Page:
The Mantis Shrimp (Stomatopoda)

By Shea Flanders

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The Mantis Shrimp is one of the most colorful animals in the animal kingdom, and one of the most complex creatures in the sea.


The Mantis Shrimp are found in the warm waters of the Indian and the Pacific oceans, usually in shallow tropical and temperate waters. Some are found in waters around East Africa, North Australia, and South Japan. Mantis Shrimps are found near coral reefs that contain sea sponge. It lives in cracks and breaks in coral rocks, sandy or shelly ocean bottoms, and even burrows in other organisms homes. For example, sometimes it will take over the homes of things like shrimp, and flatfish. It makes it's burrow 3 to 6 feet deep, and it's very protective of its home.
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Above shows a Mantis Shrimp in its burrow.

Taxonomic Category

The Mantis Shrimp is in the taxonomic category as a Crustacean because it has a hard shell covering its body, they have limbs that split into two, a labrum (a structure within the mouth), and they have early stages of larva development.


1) Hammer Arms

The peacock mantis shrimp has hammer arms. A system of latches within the arms keeps the muscles flexed to build up power, then it fires. It has the strongest punch out of any animal, and it delivers the force of a 22 caliber bullet. It also has the fastest moving strike system out of any animal on Earth. It uses this punch to crack snail shells (to eat) and to fight off predators.
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The mantis shrimp, displaying its hammer arms.

2) Eye Movement

The Mantis Shrimp's two eyes are very special, because they move independently from each other. They do this to see the are around them, and to avoid predators. It uses its arms to clean them.

3) Eye Sight

The Mantis Shrimp also have the most advanced eye sigh in the animal kingdom. Each one of their eyes have three pupils, which mean each of their eyes have trinocular vision. Each pupil has a row, and in the middle row of each eye there are 6 little parallel strips. these strips detect light and color. The most curious thing about their eyes, is that they have 16 color rods. They can see the most colors out of anything on the planet. They see colors wee don't even recognize. It's truly amazing.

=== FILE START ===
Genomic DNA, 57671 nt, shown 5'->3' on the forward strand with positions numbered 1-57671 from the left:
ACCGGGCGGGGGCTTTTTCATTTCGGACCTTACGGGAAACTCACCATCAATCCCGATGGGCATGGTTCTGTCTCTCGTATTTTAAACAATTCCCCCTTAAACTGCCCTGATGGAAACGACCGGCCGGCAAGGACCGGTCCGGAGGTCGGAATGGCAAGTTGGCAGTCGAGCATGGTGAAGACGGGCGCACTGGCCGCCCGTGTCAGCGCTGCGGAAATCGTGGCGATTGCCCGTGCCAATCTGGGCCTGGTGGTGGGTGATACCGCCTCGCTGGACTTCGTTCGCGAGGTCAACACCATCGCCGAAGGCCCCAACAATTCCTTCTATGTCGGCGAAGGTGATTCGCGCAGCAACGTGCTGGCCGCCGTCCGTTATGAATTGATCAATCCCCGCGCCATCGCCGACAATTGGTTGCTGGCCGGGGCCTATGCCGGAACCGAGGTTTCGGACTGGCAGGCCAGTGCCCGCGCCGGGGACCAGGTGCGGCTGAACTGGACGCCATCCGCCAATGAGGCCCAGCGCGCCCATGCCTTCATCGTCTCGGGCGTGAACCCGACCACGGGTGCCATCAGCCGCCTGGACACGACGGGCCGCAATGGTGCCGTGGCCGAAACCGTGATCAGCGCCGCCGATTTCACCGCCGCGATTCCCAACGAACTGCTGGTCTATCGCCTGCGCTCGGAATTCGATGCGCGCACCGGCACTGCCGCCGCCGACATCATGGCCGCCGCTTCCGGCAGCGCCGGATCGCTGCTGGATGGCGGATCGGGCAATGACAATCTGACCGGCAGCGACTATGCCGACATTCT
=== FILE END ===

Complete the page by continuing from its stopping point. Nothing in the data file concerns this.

4) Act

The Mantis Shrimp is known to be very aggressive, and protective. they will fight anything in their path, especially if that think=g is invading their territory. Males usually aren't kept in cages together.

5) Shell

As seen in the pictures so far, the Peacock Mantis Shrimp is very colorful. It's not really known why they have such colorful shells. It's theorized that it signals other Mantis Shrimp of their presence. Also, their bright colors ward off predators.
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A vibrant Mantis Shrimp.

6) Kids

Mantis Shrimp usually breed 20 - 30 times in their life. They have hundreds of kids each time. New born mantis shrimp make for easy prey, so they naturally have to have a lot of kids for survival. The female lays two clusters of eggs, one for the male to take care of, and one for the female to take care of.

7) Partnership

Some Mantis Shrimp mate for life, and have hundreds and hundreds of kids together. We're not really sure why they do this, but its cute. Also, sometimes when mantis shrimp mate, the male will fluoresce.

8) Lifespan

Mantis Shrimp live very long lives compared to other creatures. They live up to 20 years, or more. This allows for breeding, and keeping the species alive. Their species has survived for 500 million years.

9) Communication

To communicate, mantis shrimp use their antennae. They do this to feel the vibrations of other mantis shrimp around them. Sometimes they will hit the ground with their fists to warn others of predators.

10) Communication (Continued)

Finally, the Mantis Shrimp uses it's brightly colored spots on its arms to communicate with predators. The spots can change color, and it uses them to call a bluff. The shrimp will wave its arms around (covered in the spots), and the predator will walk away.


To me, the Mantis Shrimp is one of the most interesting animals on the planet. I could only imagine to see the amount of color it sees. It's such an amazing little creature.